By Aniket Bhushan and Lance Hadley
Published: July 30, 2021
At the G7 Leaders Summit (June 2021) Canada announced “a doubling of its international climate finance (ICF) commitment to $5.3billion over the next five years.” We argue how Canada doubles ICF matters more than the fact that it is doubling.
It should be remembered, in the lead up to COP21 (Paris, 2015) Canada also “doubled” ICF to $2.65bn (2015-2020). The current context, however, is different. First, donors are likely to face pressure from developing countries at COP26 in Scotland in November. Collectively, they have fallen short of the US$100billion commitment agreed at COP21. A key weakness has been the lack of a mechanism to credibly hold donors to account. Doubling, without an accountability, transparency and impact framework is almost meaningless. Second, the urgency of climate change, including its impact on the sustainability of aid funded projects in a range of areas – from food security to humanitarian response – has become far more self-evident. Third, the widespread acceptance of “net zero” baselines (by 2050 in the case of Canada), and the extent to which current trajectories and policies are inconsistent with the same, are further developments that make the COP26 context different.
Given this backdrop, we identify three areas to watch in terms of how Canada redoubles ICF in a net-zero world.
How ‘Doubling’ Works at the Envelope Level
The main source of funding for Canada’s ICF commitments is the international assistance envelope (IAE). When Canada announced a doubling of its ICF level in 2015 at COP21, it did so without commensurately increasing the IAE. This has two effects. Either it creates a robbing Peter to pay Paul dynamic i.e., internal competition between priorities (climate vs. health, climate vs. education). Or it leads to attribution indiscipline and concept stretching (e.g. initiatives are health and climate focused, and simultaneously feminist and gender-responsive).
As we have shown, given the overall resource constraint, pressures to demonstrate too many inconsistent results out of the same limited quantum of investment leads to a program that fails to clearly define objectives and prioritize meaningful outcomes. Therefore, how doubling works at the envelope level is critical to watch.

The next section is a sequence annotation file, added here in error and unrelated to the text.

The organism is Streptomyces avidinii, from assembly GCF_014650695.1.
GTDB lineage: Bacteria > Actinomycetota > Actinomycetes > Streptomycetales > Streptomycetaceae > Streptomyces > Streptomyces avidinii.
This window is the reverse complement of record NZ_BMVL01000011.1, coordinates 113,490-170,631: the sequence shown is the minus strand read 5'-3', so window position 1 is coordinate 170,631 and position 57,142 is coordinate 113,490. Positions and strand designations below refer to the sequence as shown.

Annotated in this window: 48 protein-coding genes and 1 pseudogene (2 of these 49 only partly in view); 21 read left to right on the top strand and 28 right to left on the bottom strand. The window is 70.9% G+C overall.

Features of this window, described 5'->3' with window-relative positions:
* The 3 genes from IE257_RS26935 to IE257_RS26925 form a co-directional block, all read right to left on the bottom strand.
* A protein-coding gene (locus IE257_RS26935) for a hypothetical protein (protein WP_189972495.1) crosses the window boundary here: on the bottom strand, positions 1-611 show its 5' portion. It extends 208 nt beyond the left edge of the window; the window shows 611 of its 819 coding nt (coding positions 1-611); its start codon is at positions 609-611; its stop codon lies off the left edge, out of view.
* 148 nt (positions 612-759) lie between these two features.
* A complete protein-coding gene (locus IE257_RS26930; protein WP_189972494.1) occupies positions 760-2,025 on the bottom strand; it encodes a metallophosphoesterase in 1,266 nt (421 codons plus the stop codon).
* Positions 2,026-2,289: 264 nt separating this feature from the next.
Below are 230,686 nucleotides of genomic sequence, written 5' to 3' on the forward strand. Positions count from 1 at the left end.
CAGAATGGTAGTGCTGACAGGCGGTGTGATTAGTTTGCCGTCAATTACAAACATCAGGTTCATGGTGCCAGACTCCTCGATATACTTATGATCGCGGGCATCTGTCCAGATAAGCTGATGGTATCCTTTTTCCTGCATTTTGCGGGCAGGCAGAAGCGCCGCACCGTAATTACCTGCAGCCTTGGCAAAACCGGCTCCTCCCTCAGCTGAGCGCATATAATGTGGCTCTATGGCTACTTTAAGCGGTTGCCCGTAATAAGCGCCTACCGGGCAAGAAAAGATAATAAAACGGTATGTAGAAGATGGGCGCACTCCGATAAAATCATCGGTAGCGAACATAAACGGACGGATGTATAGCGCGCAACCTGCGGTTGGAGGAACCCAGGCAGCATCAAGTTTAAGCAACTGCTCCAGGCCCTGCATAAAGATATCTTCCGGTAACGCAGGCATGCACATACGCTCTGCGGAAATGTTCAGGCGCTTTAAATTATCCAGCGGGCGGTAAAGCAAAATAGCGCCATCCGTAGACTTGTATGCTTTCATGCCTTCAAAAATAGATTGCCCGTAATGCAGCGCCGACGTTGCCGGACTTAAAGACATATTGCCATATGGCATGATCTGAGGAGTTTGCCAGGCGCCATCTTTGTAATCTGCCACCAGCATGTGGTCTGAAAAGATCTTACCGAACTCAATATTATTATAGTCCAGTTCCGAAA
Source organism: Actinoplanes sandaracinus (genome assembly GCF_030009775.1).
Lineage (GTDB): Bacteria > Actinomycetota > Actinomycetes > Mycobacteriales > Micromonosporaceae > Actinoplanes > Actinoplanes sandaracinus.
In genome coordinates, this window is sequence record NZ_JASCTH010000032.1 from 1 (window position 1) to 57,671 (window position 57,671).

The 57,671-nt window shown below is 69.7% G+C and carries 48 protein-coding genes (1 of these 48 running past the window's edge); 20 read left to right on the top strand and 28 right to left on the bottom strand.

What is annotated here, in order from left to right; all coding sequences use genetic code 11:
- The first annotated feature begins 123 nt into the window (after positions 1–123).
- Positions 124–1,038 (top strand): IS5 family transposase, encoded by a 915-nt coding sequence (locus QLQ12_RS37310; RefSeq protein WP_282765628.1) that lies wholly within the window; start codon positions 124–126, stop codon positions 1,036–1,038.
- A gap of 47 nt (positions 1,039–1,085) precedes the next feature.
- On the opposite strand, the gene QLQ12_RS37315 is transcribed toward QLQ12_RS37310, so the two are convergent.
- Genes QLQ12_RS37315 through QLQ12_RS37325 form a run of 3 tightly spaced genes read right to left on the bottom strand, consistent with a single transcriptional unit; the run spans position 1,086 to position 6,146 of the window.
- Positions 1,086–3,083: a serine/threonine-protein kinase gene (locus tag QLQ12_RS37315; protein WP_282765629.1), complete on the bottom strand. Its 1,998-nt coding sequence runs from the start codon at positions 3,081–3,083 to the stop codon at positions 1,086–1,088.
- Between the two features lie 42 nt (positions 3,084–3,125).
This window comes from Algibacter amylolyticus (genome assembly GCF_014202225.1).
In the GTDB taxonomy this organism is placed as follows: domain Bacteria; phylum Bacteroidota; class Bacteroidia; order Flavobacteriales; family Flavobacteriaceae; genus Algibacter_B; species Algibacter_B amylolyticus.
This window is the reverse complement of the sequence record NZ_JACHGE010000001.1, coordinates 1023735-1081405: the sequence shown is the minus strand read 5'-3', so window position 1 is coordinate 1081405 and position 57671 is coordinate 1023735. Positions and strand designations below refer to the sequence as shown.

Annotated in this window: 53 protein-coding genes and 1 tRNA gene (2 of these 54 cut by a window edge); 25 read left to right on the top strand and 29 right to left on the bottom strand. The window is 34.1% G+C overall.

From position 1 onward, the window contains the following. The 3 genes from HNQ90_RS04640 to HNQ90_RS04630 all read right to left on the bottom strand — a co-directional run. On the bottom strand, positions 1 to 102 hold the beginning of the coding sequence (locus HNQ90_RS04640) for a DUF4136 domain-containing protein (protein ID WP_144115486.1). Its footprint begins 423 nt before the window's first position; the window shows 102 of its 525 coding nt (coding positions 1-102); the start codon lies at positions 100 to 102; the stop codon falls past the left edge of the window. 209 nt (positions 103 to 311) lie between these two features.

Type of Finance and How it is Channeled
Canada’s last ICF doubling in 2015 brought about other shifts. First, the majority of financing was provided on a non-grant (soft loan) basis. Second, the majority of finance was intermediated via multilateral institutions, specifically, Canadian branded trust funds (e.g. at the Inter-American and Asian development banks, and at the International Finance Corporation).
Our analysis raised questions regarding Canada’s real level of influence over these funds, the level of financial and development leverage achieved, and potential inadvertent market distortions (i.e. over subsidization of already risk-averse multilaterals).
Furthermore, our findings pointed to inconsistencies between Canada’s choice of financing modalities and channels on the one hand, and its ‘feminist’ international assistance posture on the other. The data suggest limited overlap between gender and climate projects (especially channeled via multilaterals).
Keeping an eye on whether Global Affairs Canada (GAC) is able to strike a better balance between grants and debt, multilateral and bilateral channels, and increase the level of gender-responsive climate finance given all the associated challenges, is worth watching closely.
Does Redoubled ICF Enhance Competitiveness in a Net-Zero World
Momentum on net-zero commitments has increased across the board. To date, 49 Parties representing 60 countries and 54.1% of global GHG emissions have communicated a net-zero target. Significant efforts are underway to track private sector commitments and net-zero investments.
However research shows commitments vary considerably in quality and contentious areas remain (such as the use of offsets as a substitute for cuts). It is clear that the global competitive landscape is both uneven and shifting significantly. One area where these shifts are visible is trade policy. For e.g., Europe’s new Carbon Border Adjustment Mechanism, part of the new Green Deal, puts a price on imports to ensure trade does not lead to ‘carbon leakage’.